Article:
What happened? Describe as concrete as possible. How did you experience what happened? What did you feel? What are your needs now? What do you wish to come out of this meeting?
These are examples of core questions in a restorative process. Restorative process is a method to facilitate a dialog between parties that are in conflict or after an offence.
For both the victim and the perpetrator, the meeting can be important in order to process the incident, get on in life and sort out chaotic thoughts, feelings and unanswered questions. The perpetrator is given an opportunity to take responsibility. Victims can describe their experiences and ask questions that only the perpetrator can answer.
To be able to talk directly to the other party in a well prepared meeting in a safe environment can open for new understandings and insights, regaining safety, addressing and acknowledging harms and responsibilities. For all involved, can a restorative process be a valuable step to deal with a conflict or with the aftermaths of crime.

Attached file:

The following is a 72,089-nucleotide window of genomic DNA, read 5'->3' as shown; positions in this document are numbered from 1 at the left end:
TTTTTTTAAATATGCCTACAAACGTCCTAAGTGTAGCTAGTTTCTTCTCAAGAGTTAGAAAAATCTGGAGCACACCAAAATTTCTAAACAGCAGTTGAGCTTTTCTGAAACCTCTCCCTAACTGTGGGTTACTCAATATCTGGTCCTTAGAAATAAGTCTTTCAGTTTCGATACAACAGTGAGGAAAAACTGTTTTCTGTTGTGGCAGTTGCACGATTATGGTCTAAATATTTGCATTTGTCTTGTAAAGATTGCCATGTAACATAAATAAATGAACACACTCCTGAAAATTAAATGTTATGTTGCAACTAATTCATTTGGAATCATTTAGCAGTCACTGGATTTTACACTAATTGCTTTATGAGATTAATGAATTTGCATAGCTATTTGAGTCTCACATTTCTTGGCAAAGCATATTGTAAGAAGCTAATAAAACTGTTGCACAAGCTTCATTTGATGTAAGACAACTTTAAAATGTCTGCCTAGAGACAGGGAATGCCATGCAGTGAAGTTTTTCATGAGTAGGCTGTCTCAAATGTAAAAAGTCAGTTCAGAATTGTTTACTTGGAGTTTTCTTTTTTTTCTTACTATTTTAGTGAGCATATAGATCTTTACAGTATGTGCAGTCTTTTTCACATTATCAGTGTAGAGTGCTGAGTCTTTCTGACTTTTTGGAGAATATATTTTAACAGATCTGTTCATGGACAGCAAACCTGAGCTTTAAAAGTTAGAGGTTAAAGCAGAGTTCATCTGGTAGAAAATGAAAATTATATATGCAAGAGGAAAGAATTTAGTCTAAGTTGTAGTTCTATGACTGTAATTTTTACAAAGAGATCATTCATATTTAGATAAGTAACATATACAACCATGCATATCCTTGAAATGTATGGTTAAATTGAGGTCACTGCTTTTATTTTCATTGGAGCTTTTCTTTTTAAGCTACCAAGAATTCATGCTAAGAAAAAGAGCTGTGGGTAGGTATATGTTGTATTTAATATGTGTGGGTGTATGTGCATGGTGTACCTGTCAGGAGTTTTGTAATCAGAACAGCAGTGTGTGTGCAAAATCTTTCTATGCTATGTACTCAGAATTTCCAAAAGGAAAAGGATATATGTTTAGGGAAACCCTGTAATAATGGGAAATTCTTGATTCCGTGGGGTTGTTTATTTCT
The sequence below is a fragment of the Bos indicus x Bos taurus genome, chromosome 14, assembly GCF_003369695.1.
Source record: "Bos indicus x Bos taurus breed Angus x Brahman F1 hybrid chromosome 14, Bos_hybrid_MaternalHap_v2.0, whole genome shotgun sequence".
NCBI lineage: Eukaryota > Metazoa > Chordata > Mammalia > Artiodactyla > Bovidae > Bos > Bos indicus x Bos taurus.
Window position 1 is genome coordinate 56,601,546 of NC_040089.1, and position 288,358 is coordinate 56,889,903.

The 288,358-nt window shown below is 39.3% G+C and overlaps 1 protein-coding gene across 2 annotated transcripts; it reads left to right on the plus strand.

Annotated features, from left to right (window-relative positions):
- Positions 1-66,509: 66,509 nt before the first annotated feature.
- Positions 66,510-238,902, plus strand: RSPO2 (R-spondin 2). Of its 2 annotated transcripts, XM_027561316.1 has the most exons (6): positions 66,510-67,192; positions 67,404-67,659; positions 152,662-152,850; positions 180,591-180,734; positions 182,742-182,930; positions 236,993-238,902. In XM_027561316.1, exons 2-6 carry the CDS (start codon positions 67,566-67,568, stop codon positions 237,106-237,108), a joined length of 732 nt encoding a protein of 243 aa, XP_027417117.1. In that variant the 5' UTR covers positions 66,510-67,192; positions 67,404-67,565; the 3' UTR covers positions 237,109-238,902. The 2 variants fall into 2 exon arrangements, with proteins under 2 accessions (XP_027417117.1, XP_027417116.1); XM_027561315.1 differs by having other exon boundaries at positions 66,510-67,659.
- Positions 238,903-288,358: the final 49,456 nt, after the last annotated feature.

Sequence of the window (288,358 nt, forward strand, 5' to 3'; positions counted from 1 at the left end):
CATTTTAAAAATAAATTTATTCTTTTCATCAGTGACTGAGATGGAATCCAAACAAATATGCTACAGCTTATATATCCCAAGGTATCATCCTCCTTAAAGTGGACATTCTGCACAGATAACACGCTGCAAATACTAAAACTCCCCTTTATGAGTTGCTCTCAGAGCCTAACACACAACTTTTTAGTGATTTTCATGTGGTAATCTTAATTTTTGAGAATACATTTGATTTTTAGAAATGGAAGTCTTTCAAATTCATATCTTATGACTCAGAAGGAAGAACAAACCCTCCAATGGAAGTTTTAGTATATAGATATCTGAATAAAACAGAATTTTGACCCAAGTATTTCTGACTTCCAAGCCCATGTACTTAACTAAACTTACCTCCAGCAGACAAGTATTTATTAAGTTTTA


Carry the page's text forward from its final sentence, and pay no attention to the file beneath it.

The aim is for the parties to elaborate together possibilities to reach an understanding and an agreement that may restore or resolve their situation as best possible.
A restorative process is based on the voluntary participation, and the parties can withdraw at any time throughout the process.
The process is prepared and facilitated in dialogue with the parties by an impartial mediator.
Both parties may bring a person to accompany them for moral support throughout the process, and to have someone to share reflections with after the meeting. All that will take part in the meeting must be agreed upon in forehand. Everyone present in the meeting must agree to keep confidentiality.
All employees and mediators have a duty of confidentiality.